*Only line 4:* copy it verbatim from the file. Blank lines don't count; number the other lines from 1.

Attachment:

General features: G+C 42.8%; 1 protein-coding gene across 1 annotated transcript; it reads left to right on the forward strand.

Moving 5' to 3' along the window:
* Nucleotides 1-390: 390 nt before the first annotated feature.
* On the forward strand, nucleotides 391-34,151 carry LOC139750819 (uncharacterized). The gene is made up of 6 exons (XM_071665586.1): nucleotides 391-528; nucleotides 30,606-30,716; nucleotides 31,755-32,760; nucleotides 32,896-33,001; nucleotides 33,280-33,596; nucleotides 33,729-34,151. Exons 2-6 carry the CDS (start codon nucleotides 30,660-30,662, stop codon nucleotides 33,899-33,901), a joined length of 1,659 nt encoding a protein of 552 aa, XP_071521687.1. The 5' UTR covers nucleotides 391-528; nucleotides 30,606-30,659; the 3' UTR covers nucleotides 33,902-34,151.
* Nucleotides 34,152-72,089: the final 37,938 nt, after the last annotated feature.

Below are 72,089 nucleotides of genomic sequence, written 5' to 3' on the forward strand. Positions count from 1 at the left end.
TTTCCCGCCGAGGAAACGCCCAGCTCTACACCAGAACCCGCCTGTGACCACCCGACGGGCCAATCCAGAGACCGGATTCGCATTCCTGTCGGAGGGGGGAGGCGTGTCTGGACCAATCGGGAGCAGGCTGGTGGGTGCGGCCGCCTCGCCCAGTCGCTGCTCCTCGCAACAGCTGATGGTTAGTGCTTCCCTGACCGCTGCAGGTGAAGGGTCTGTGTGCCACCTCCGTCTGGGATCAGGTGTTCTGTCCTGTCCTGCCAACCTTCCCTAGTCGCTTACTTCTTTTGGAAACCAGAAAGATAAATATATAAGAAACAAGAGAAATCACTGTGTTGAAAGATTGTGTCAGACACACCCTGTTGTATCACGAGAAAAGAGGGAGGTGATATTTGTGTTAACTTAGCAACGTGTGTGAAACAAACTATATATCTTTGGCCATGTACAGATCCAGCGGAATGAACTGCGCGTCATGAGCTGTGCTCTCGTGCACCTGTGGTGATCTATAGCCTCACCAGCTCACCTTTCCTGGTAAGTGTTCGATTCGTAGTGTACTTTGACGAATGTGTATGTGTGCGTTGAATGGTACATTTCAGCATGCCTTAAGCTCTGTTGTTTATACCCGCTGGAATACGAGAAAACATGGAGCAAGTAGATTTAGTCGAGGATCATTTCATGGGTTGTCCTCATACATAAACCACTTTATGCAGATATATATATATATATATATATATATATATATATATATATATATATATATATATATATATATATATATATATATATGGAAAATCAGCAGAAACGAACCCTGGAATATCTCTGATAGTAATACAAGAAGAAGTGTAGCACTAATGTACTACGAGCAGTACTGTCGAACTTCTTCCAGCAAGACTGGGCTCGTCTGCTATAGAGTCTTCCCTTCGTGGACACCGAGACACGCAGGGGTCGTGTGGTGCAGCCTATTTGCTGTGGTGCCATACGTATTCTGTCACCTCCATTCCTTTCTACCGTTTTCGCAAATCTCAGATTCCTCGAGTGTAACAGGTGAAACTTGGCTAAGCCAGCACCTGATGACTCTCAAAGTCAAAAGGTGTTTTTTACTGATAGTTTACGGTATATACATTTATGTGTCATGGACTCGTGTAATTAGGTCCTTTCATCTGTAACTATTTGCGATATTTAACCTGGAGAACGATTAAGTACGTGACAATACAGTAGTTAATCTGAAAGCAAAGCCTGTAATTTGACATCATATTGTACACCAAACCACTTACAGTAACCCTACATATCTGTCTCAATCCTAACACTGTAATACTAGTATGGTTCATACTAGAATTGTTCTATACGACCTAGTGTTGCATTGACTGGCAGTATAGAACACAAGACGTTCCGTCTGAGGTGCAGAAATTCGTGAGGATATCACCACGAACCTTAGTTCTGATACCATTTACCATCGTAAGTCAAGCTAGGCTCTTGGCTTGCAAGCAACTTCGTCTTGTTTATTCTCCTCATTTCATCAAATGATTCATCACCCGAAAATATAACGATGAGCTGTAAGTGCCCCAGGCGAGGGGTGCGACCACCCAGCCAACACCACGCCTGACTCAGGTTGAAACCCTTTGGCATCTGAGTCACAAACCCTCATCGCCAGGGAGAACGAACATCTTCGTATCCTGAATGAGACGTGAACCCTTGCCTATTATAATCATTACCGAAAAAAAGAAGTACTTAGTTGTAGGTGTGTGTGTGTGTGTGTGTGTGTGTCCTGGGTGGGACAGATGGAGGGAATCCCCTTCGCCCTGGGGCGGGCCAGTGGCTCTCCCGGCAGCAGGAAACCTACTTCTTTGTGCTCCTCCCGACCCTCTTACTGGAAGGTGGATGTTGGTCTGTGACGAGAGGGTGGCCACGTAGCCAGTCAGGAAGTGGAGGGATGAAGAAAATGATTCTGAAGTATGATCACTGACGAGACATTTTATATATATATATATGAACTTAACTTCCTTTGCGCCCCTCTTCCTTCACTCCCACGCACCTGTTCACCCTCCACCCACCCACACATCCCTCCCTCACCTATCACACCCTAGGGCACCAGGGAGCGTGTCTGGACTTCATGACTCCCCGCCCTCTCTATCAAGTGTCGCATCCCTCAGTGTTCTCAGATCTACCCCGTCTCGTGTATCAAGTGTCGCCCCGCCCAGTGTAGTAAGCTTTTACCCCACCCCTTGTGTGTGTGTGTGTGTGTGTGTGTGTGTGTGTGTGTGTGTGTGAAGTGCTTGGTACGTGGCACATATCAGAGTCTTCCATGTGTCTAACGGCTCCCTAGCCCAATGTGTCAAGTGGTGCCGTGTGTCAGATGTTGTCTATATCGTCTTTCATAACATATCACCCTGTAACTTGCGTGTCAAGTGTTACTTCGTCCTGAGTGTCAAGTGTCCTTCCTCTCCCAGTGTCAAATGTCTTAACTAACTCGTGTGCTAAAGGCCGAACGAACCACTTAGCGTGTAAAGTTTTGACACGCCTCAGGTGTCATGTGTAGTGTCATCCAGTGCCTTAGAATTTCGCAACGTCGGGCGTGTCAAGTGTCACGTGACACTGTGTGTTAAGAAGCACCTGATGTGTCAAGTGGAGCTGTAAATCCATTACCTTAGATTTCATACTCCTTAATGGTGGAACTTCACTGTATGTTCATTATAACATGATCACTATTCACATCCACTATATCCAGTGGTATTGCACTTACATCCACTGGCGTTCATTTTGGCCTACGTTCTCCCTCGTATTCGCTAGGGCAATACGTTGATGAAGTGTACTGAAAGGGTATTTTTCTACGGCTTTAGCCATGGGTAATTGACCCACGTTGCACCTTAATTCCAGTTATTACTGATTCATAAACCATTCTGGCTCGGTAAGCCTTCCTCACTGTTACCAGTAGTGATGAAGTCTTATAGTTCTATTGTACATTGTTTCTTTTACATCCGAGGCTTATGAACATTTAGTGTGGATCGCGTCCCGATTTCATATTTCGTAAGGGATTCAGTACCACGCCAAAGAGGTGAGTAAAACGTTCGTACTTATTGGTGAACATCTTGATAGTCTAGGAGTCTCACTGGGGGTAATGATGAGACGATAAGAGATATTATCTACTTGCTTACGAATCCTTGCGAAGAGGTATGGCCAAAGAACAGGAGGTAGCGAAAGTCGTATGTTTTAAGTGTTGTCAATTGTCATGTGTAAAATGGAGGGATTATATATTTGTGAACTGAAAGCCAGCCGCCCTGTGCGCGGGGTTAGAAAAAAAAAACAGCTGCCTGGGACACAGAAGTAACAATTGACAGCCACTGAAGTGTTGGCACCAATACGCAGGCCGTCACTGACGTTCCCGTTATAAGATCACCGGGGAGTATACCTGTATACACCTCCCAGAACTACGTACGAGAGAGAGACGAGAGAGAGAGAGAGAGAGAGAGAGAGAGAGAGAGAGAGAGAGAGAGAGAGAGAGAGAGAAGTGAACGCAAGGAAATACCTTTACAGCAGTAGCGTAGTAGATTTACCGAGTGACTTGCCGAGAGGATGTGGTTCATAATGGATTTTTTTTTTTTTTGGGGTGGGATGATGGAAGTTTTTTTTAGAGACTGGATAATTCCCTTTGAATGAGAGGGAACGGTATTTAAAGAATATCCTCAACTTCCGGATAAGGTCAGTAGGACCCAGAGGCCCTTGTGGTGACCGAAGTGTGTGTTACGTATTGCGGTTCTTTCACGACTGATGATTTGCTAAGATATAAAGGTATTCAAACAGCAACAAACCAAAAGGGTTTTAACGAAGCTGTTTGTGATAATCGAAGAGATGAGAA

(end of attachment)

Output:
* On the forward strand, nucleotides 391-34,151 carry LOC139750819 (uncharacterized). The gene is made up of 6 exons (XM_071665586.1): nucleotides 391-528; nucleotides 30,606-30,716; nucleotides 31,755-32,760; nucleotides 32,896-33,001; nucleotides 33,280-33,596; nucleotides 33,729-34,151. Exons 2-6 carry the CDS (start codon nucleotides 30,660-30,662, stop codon nucleotides 33,899-33,901), a joined length of 1,659 nt encoding a protein of 552 aa, XP_071521687.1. The 5' UTR covers nucleotides 391-528; nucleotides 30,606-30,659; the 3' UTR covers nucleotides 33,902-34,151.